Recently I have been in a number of conversations about the nature of bigotry. Who is a bigot? Who is not? What actions make someone a bigot? What actions should be forgiven because those making them are not necessarily bigots and when? These questions are important for a lot of reasons. Especially when we are discussing privilege and minority derailing tactics like tone policing or when we are having comparatively minor conversations about Paula Deen or Jonah Hill.
It’s a very contentious topic as, we are all aware. Whenever someone is calling someone out on their privilege blindness or worse calling someone out on a clearly bigoted statement, the privileged individual we are speaking with immediately becomes offended: “I’m not a bigot!”, “Some of my best friends are [insert oppressed minority]!”, or even “You’re the real bigot for making everything about [oppressed minority issue]!”. Whenever a celebrity makes a bigoted statement and there is backlash, many privileged people rush to discourage dissent with statements like “Everyone lay off! They have learned their lesson!”. Here’s the thing though: No, they have not learned their lesson. None of us have learned our lesson. It is just not a single lesson that can be learned at once. Society in general is bigoted and all of us make up society.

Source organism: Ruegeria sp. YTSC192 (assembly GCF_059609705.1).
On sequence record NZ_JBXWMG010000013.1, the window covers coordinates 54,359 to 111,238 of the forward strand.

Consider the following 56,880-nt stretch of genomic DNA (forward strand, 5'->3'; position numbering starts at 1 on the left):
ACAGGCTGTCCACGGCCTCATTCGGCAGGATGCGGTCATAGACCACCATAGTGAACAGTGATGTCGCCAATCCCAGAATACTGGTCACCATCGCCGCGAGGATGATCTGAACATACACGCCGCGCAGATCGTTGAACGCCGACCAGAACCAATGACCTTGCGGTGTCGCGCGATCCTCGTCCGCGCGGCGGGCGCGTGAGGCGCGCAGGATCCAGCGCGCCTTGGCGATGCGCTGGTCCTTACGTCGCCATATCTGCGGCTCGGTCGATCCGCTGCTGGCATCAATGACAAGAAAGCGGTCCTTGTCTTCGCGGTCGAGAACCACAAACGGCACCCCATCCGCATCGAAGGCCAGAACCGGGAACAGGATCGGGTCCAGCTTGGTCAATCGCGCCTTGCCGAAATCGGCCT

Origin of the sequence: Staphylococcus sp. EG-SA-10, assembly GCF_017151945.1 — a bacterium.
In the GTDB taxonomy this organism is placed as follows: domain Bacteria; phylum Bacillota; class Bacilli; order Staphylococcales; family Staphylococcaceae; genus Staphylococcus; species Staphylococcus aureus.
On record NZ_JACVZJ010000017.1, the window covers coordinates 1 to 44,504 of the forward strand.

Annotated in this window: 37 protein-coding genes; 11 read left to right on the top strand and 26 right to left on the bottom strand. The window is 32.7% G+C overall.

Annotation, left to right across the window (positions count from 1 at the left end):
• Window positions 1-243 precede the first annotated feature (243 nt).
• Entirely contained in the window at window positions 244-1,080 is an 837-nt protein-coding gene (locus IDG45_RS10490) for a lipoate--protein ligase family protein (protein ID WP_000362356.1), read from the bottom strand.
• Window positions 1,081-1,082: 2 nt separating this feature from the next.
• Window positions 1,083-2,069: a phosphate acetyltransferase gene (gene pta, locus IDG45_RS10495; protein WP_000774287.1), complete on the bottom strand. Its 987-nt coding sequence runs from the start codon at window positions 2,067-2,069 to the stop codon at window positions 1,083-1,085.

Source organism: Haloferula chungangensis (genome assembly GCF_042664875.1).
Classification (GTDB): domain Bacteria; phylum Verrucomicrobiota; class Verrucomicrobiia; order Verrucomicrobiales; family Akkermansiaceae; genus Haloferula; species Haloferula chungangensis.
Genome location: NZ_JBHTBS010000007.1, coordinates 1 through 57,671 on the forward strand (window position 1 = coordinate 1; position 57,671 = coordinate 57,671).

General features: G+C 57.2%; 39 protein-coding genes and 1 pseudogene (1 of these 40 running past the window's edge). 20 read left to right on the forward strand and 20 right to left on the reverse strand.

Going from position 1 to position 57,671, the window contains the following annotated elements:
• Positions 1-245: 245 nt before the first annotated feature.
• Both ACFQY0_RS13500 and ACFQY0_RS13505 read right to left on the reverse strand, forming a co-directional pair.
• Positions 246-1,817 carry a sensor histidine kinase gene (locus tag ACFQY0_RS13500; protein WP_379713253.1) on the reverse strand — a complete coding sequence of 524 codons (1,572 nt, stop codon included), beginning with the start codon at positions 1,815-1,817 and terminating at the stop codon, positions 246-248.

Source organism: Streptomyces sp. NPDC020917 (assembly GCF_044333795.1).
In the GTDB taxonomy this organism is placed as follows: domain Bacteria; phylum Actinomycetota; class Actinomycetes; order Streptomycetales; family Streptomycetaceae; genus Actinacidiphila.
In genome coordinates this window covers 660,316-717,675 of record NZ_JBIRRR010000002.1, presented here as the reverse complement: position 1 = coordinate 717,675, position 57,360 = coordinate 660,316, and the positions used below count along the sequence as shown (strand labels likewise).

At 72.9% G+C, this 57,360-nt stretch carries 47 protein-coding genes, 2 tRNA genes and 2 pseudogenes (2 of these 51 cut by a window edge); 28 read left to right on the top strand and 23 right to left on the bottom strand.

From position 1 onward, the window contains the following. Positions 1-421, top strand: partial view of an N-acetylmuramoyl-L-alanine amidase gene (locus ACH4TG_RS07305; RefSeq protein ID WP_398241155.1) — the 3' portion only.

We were all taught to be bigoted in many ways, some conscious and some not. That’s right, you’re a bigot right now in some ways and you may not even know it. Yes, you. Me too. All of us. We’re all bigots. Because bigotry is not an on/off switch that one can just flip when they have ‘learned their lesson’. It is a trait that has been passed down from generation to generation and is as common these days as wearing shoes. Even minority groups have internalized bigotry towards themselves in many cases. All groups are quite capable of being bigoted towards other groups too, even if they themselves are victims of bigotry. Bigotry is a cultural norm. It is that pervasive in society. You unconsciously prefer people who are like you to people who aren’t for numerous reasons. So do I, everyone does.
And I’m sorry, but you may never get done with your lessons. In fact, it may be part of your human nature to be bigoted towards people who are different from you. Studies have been done which suggest that bigotry has at least some natural basis. Reinforced by a culture which actively promotes this aspect of human nature and you can see how difficult a problem this is. Unlearning this kind of deep imprinted way of being takes work and time. It takes a constant proactivity and it takes real work and it may never end. It’s important you realize that.